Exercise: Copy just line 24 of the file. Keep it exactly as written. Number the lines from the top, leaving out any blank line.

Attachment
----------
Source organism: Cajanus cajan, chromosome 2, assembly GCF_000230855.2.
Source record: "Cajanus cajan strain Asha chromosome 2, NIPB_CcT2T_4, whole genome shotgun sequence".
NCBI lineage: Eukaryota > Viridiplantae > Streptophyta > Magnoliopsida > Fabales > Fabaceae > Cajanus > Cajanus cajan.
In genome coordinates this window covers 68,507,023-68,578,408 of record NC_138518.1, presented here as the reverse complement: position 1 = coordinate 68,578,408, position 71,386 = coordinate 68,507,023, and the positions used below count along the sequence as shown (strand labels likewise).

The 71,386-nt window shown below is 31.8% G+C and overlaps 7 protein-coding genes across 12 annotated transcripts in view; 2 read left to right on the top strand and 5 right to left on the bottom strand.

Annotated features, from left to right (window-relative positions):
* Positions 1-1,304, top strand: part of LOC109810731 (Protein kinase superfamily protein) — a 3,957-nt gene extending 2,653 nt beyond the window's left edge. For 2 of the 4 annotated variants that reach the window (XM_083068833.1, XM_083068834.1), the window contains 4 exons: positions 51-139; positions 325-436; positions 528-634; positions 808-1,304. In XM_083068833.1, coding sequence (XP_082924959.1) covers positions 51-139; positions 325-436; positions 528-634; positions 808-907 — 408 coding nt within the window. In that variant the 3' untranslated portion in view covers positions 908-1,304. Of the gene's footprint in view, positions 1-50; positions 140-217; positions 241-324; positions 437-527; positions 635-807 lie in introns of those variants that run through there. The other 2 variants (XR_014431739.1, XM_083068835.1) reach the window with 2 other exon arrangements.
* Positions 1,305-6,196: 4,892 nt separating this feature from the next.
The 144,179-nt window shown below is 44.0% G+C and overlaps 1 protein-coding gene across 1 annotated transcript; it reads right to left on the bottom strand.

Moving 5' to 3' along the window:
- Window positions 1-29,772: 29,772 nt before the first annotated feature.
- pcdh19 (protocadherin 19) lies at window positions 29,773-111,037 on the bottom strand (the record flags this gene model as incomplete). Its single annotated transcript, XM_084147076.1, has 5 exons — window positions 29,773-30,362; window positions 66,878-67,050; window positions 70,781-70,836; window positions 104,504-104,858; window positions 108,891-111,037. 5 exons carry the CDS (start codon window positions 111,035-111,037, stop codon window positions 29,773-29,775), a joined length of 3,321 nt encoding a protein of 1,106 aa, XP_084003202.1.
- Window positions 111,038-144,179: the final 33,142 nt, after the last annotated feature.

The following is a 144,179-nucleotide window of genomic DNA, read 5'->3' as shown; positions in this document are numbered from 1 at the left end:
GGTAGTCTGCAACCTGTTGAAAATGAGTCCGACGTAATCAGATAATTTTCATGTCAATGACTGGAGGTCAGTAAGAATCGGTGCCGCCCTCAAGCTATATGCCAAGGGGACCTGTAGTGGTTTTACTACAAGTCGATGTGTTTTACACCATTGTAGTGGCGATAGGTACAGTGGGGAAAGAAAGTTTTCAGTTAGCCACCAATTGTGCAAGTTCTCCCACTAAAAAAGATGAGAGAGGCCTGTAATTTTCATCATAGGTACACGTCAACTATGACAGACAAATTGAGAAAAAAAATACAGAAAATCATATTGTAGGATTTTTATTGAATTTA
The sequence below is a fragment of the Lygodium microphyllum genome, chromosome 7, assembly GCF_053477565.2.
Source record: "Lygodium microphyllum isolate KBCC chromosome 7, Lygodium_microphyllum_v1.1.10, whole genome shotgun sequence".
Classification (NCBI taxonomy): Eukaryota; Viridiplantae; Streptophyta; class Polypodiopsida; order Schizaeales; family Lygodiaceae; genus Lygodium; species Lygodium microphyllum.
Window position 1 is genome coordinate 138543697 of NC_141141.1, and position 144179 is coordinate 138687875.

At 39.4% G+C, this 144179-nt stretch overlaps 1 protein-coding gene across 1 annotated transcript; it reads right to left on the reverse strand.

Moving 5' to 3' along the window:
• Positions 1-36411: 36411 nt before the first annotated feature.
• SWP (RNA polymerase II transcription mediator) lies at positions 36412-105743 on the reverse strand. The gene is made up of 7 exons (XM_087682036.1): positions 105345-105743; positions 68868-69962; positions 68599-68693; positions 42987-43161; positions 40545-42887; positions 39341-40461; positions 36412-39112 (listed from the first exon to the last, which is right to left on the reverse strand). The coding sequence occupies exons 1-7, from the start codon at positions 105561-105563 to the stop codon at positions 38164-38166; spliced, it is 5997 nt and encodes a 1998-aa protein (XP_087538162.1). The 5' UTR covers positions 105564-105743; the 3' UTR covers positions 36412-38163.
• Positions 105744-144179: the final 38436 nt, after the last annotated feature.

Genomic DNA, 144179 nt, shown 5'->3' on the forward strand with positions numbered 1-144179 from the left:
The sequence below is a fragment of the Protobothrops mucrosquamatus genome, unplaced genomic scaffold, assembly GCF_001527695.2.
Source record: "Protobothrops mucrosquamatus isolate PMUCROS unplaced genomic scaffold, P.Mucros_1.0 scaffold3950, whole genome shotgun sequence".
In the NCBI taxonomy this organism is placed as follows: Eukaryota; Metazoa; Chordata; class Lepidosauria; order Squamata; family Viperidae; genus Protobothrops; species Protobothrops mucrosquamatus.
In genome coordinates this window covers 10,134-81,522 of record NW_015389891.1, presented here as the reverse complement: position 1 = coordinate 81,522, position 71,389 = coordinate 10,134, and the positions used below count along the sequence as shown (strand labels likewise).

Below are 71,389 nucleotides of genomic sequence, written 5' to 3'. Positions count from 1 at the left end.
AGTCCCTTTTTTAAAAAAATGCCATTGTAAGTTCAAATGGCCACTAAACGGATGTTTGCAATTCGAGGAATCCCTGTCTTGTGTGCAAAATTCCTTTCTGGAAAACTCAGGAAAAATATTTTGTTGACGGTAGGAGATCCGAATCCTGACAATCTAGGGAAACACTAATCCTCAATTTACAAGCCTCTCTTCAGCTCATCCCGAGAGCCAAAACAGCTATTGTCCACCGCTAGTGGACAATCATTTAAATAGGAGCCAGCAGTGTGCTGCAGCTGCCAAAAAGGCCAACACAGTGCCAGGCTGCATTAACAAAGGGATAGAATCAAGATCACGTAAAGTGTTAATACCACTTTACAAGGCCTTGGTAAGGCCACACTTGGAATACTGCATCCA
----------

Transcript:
• Positions 105744-144179: the final 38436 nt, after the last annotated feature.